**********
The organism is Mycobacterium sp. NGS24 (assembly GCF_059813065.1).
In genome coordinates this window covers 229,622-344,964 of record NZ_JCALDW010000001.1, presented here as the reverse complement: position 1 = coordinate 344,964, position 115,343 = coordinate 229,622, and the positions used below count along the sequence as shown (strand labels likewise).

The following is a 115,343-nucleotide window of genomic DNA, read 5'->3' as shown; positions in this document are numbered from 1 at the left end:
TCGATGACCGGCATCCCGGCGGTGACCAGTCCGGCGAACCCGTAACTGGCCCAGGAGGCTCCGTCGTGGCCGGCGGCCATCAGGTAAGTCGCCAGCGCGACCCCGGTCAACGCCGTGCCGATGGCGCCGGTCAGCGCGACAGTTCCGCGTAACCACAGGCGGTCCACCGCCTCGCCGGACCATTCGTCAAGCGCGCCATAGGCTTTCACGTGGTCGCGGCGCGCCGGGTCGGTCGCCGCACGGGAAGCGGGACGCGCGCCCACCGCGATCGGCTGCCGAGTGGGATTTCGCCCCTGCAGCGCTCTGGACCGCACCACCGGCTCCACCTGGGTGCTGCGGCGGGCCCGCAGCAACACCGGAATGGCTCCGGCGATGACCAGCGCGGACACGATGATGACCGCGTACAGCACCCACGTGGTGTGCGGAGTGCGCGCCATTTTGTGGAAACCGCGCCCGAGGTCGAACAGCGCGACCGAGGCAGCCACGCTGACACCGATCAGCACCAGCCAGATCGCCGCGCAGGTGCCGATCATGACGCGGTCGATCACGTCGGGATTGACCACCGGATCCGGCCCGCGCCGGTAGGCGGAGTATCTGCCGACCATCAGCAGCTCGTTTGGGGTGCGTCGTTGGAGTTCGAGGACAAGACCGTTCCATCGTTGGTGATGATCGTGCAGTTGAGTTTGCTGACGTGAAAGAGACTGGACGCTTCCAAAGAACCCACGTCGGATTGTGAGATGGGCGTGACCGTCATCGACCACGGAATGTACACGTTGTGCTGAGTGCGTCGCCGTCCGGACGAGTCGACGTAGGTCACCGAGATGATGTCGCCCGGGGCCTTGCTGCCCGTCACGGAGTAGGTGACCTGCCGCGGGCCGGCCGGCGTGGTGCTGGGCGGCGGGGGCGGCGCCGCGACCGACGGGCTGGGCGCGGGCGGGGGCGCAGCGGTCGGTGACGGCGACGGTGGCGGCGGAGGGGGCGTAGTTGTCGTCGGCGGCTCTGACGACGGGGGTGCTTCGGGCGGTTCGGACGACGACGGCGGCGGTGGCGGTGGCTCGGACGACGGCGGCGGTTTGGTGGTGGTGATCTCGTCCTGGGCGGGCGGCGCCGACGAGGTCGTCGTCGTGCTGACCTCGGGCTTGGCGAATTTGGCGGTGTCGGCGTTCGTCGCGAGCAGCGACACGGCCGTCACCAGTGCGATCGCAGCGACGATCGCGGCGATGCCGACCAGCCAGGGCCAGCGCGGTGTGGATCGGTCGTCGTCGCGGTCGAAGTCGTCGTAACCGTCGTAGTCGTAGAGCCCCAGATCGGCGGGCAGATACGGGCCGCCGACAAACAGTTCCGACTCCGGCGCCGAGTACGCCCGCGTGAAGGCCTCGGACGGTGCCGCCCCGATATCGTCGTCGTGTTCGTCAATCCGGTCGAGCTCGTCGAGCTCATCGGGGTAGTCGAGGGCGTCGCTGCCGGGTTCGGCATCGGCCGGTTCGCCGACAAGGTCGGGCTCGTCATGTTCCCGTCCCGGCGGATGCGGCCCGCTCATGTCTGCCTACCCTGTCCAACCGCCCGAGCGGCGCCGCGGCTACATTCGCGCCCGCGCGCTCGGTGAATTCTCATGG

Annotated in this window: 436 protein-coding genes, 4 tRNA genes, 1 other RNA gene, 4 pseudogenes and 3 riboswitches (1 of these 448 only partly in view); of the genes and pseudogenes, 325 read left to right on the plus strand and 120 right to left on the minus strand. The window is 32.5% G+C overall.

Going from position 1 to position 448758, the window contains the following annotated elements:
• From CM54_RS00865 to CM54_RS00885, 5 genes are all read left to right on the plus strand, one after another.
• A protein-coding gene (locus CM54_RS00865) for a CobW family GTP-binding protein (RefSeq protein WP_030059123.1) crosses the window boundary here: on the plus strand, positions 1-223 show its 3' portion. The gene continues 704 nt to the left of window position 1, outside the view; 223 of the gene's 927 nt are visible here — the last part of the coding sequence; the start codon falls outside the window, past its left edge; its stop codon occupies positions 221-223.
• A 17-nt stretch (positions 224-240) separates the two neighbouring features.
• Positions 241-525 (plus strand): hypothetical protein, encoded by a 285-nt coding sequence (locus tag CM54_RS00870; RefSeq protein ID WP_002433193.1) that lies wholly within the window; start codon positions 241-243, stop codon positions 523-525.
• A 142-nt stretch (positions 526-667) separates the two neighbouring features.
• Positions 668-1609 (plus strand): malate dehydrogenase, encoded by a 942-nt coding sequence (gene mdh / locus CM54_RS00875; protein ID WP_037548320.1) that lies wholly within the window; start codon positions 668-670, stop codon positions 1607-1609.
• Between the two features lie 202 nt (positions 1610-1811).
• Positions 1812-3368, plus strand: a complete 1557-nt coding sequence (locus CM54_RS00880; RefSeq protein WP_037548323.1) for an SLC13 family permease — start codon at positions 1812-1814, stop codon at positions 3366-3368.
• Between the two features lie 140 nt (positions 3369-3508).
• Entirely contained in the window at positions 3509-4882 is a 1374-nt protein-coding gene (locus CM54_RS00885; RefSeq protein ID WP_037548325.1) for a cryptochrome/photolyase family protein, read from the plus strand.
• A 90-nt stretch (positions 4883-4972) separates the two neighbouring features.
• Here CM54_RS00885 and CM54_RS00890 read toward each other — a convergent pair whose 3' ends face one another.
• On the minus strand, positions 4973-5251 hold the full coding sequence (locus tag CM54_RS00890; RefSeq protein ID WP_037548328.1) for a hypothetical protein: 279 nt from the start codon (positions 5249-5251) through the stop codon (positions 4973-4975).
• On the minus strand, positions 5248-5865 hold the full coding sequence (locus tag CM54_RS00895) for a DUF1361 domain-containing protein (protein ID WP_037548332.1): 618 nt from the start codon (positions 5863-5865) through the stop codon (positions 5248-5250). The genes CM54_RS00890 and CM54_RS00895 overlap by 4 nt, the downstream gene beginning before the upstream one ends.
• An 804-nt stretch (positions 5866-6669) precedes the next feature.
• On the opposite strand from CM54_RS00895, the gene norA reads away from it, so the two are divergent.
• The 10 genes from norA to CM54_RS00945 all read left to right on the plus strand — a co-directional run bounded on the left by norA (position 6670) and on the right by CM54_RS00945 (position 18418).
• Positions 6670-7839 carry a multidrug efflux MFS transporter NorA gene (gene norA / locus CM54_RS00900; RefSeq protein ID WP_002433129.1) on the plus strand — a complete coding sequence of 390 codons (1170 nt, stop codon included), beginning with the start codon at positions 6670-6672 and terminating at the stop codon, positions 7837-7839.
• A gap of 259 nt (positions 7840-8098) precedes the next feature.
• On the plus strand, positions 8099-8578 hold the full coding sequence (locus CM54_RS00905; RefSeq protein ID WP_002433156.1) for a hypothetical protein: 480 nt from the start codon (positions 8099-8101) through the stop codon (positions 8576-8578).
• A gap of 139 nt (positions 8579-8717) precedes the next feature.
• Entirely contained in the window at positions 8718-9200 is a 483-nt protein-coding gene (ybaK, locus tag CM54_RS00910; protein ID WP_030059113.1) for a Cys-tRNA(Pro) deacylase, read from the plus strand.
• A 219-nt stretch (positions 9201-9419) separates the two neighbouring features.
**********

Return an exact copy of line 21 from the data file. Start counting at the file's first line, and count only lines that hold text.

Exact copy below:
• An 804-nt stretch (positions 5866-6669) precedes the next feature.